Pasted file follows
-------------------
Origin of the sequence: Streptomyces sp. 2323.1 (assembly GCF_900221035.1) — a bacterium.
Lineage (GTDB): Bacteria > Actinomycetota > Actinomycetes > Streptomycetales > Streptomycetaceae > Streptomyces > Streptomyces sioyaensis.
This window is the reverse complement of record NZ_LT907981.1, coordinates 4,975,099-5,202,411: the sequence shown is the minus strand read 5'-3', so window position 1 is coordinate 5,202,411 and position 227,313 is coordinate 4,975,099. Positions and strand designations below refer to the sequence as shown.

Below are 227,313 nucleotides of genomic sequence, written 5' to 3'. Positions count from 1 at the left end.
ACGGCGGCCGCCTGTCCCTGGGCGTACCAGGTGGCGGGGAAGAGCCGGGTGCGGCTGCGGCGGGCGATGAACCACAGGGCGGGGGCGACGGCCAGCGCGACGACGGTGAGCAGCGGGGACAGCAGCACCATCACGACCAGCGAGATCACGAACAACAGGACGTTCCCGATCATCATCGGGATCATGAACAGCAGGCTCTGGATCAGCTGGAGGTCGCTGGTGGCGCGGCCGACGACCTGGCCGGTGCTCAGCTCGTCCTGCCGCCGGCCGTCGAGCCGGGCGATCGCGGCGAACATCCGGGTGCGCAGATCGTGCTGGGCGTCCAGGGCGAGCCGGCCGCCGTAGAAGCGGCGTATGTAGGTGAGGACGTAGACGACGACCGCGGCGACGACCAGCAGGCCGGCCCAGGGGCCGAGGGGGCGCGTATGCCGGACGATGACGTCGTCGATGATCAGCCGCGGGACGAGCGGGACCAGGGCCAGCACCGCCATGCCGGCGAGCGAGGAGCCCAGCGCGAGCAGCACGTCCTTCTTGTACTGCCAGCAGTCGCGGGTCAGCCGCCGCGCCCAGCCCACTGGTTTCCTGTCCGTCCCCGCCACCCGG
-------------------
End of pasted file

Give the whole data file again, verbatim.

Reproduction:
Origin of the sequence: Streptomyces sp. 2323.1 (assembly GCF_900221035.1) — a bacterium.
Lineage (GTDB): Bacteria > Actinomycetota > Actinomycetes > Streptomycetales > Streptomycetaceae > Streptomyces > Streptomyces sioyaensis.
This window is the reverse complement of record NZ_LT907981.1, coordinates 4,975,099-5,202,411: the sequence shown is the minus strand read 5'-3', so window position 1 is coordinate 5,202,411 and position 227,313 is coordinate 4,975,099. Positions and strand designations below refer to the sequence as shown.

Below are 227,313 nucleotides of genomic sequence, written 5' to 3'. Positions count from 1 at the left end.
ACGGCGGCCGCCTGTCCCTGGGCGTACCAGGTGGCGGGGAAGAGCCGGGTGCGGCTGCGGCGGGCGATGAACCACAGGGCGGGGGCGACGGCCAGCGCGACGACGGTGAGCAGCGGGGACAGCAGCACCATCACGACCAGCGAGATCACGAACAACAGGACGTTCCCGATCATCATCGGGATCATGAACAGCAGGCTCTGGATCAGCTGGAGGTCGCTGGTGGCGCGGCCGACGACCTGGCCGGTGCTCAGCTCGTCCTGCCGCCGGCCGTCGAGCCGGGCGATCGCGGCGAACATCCGGGTGCGCAGATCGTGCTGGGCGTCCAGGGCGAGCCGGCCGCCGTAGAAGCGGCGTATGTAGGTGAGGACGTAGACGACGACCGCGGCGACGACCAGCAGGCCGGCCCAGGGGCCGAGGGGGCGCGTATGCCGGACGATGACGTCGTCGATGATCAGCCGCGGGACGAGCGGGACCAGGGCCAGCACCGCCATGCCGGCGAGCGAGGAGCCCAGCGCGAGCAGCACGTCCTTCTTGTACTGCCAGCAGTCGCGGGTCAGCCGCCGCGCCCAGCCCACTGGTTTCCTGTCCGTCCCCGCCACCCGG